You may have difficulty visiting specific websites, or you may not be able to connect at all. To get to the bottom of the problem, you may want to call your internet service provider. It is possible, however, to do your investigation using a computer. For example, using a traceroute, you can determine what is causing your internet connection to lag. Well, this article will explain you how to run or perform a Traceroute on Mac.
What Is Traceroute?
For debugging network connectivity issues, Traceroute is a command-line program. In the same way that you can see where your data goes from your computer to the internet, you can see where it stops and how long it takes to get there.
What does Traceroute do
All of the information you send and receive on website exchanges via the internet. These packets are then routed to various routers (or servers) worldwide. The term “hop” refers to the process of sending data from one router to another. Observing exactly how long it takes your data to travel between each hop by running a traceroute is possible. In this manner, you’ll be able to pinpoint the source of your network problems.
Tracing a route might tell you about your network latency on your Mac. How long does it take data to travel between your device and a website or server? Latency.
How Do I Run a Traceroute on a Mac
After typing traceroute in the Terminal software, you may enter your desired website or IP address to see how long it takes to get there. Once you’ve pressed Enter, you’ll have to wait for the macOS traceroute to finish.
When you’re experiencing trouble accessing a website, run a traceroute on the computer, causing the problem. Otherwise, you’ll have to wait until you encounter the issue before being able to use a traceroute.
1. Open the Apps folder on your Mac. Click on the gray-and-blue face icon in your Dock to access this menu. Next, search for “Apps” in the left sidebar of the Finder window to locate the Apps folder. You can also hit the Command + Shift + A keys on your keyboard at the same time by clicking anywhere on your desktop.
2. Afterward, open the Utilities folder.
3. Now, open the Traceroute Terminal app.
4. Then, type traceroute followed by a space and the URL or IP address of the website you want to trace. Traceroute 126.96.36.199 is an excellent example of a command to see if you’re getting a response from Google’s DNS servers. You can type traceroute techpocket.org or any other website to see if your internet connection is working correctly.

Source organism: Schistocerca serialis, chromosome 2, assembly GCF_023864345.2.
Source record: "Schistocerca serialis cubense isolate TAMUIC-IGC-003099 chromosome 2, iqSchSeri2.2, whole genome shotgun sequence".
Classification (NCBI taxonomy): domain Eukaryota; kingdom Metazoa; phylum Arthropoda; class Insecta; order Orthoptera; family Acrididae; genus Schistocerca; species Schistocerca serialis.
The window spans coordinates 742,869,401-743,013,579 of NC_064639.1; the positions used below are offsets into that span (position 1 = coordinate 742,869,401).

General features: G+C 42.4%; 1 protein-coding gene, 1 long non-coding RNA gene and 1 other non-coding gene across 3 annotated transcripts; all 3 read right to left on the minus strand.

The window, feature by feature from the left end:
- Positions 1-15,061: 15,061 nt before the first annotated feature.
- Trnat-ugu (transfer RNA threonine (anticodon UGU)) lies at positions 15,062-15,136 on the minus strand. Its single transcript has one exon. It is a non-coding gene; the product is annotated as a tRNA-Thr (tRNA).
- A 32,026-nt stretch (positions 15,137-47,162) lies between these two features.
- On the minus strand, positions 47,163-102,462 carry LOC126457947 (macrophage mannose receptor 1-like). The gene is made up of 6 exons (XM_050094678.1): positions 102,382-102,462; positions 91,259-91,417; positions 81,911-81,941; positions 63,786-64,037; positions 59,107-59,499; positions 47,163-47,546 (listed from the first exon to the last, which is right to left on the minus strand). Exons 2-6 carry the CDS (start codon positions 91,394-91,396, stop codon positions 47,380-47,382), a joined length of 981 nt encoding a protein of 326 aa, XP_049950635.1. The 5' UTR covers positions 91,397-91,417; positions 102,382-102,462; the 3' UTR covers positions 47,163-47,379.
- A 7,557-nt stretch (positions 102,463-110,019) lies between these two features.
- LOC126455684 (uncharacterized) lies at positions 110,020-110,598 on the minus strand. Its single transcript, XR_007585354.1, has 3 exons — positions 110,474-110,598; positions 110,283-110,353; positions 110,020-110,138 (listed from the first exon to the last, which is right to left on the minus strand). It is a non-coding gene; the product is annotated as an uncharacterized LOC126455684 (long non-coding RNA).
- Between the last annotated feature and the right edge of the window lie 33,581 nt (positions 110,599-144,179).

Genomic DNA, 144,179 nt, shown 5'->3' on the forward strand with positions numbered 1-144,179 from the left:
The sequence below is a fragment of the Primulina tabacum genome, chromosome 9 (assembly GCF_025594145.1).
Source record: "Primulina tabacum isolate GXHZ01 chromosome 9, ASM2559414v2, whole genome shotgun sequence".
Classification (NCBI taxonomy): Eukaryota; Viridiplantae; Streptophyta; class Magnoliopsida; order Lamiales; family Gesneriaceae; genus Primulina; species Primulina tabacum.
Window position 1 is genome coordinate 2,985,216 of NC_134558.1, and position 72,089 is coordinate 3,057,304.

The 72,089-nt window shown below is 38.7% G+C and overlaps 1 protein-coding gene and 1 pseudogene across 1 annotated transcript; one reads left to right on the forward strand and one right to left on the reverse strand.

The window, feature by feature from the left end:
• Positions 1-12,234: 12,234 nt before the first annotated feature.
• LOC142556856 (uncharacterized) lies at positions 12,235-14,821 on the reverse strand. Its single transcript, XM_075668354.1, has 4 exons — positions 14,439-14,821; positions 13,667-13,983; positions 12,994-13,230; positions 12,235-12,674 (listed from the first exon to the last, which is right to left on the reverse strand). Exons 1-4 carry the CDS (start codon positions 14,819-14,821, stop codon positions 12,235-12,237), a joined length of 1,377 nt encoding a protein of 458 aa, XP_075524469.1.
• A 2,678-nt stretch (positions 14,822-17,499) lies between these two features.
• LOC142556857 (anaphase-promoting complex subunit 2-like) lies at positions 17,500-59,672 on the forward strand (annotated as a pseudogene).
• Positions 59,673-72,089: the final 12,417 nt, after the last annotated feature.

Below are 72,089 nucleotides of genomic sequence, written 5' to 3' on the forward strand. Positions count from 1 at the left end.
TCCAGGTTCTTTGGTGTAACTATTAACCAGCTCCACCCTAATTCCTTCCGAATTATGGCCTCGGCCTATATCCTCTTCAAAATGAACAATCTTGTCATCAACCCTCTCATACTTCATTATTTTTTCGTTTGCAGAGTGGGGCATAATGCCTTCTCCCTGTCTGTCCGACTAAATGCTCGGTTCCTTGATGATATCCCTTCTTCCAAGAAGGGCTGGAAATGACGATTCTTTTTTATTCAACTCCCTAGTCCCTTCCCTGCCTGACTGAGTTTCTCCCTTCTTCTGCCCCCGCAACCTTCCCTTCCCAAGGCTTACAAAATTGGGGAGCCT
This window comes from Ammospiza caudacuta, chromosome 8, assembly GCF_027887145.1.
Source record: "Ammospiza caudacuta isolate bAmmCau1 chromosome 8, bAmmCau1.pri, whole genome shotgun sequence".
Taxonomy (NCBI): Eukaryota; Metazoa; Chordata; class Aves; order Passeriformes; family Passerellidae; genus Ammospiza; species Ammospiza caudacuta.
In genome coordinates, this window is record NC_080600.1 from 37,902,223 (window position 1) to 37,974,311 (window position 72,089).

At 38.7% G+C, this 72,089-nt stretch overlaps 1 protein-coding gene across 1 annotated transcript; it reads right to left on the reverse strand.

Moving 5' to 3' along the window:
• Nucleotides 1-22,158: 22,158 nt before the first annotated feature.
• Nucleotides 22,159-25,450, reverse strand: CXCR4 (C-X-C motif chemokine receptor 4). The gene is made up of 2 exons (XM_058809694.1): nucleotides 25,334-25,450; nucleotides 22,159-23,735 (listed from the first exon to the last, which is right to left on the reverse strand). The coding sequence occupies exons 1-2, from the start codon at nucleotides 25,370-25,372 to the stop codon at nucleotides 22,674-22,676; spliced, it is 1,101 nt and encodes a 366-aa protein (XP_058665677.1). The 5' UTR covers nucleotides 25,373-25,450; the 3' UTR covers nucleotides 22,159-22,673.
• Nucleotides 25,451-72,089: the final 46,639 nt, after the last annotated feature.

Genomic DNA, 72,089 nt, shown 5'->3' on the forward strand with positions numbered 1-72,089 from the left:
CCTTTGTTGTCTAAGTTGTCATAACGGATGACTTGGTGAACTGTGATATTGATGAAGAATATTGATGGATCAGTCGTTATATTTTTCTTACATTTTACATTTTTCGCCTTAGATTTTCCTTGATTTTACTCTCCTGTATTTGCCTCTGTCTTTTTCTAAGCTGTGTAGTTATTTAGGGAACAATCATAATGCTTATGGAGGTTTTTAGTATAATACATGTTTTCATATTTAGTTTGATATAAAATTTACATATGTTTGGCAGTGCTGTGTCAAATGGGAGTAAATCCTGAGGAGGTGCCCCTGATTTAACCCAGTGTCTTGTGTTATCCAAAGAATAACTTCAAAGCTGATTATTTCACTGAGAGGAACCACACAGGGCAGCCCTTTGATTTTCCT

5. Next, press Enter on your keyboard and wait for the traceroute results to appear. When your Mac’s name appears after the numbered traceroute results, the traceroute is complete.
How to Read Your Traceroute Results on a Mac
Each hop’s round-trip time (RTT) is listed in your traceroute results. There is probably a problem with the network if any hops are longer than 100 milliseconds. Check for error messages to see whether your connection has dropped.
On your Mac, the traceroute results will be displayed in three columns and multiple rows:
The number of hops: In your traceroute results, the first column indicates how many routers the traceroute program could access. If you have a 192.168 or 10.0 IP address, you’ll likely see your router in the first row. A few routers in the middle can be from smaller regional internet service providers (ISPs) or larger Tier 1 ISPs that process a request close to where it came from. Lastly, the destination web server will be listed in the final column.
Domain name: You’ll see in the second column the URL and IP address of the router that handled your request. The router’s address may include codes for airports and other geographic locations. Other times, the IP address of the router will be displayed.
Round-trip Times: The third to fifth columns in the table display the RTT. It informs you how long it takes for your request to go from origin to destination and then back again. RTT is a measure of the speed and reliability of your network. There are three RTTs in traceroute results because the command queries each hop three times to guarantee that the average RTT is calculated accurately.
For some hops, RTTs can be extremely varied. However, if any of them exceeds 150ms, you won’t have to worry. On the other hand, your network may have a problem if any hops take longer than usual.
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A problem with your local network could also be the source of a high RTT in the first few hops. Talk to your local network administrator about the issue.
Common Traceroute Error Messages
If there is a problem within your network, the traceroute results will also show error commands, including Request timed out, three asterisks (***) in RTT columns, Destination net unreachable, & more.
Three asterisks (* * *): This is not an issue if it occurs at the starting or middle hops, as long as the rest of the hops are completed. However, it indicates a problem if it occurs at the destination server and doesn’t show the IP address or server name. For example, it could occur because of a network outage, network congestion, or a firewall interrupting traffic from your router.
Destination net unreachable: It means a packet was dropped on the network. For example, it might be because of misconfigured router settings or a nonexistent IP address.
Request Timed Out: You can ignore this error notice if you see it in the first few hops. For example, Traceroute requests may be ignored by some routers. But if it occurs in the last few steps, it could be a firewall preventing the request at the destination, an issue with the return path, or a system-related connection issue.
The Control and C keys on your keyboard can be used to stop a traceroute at any moment.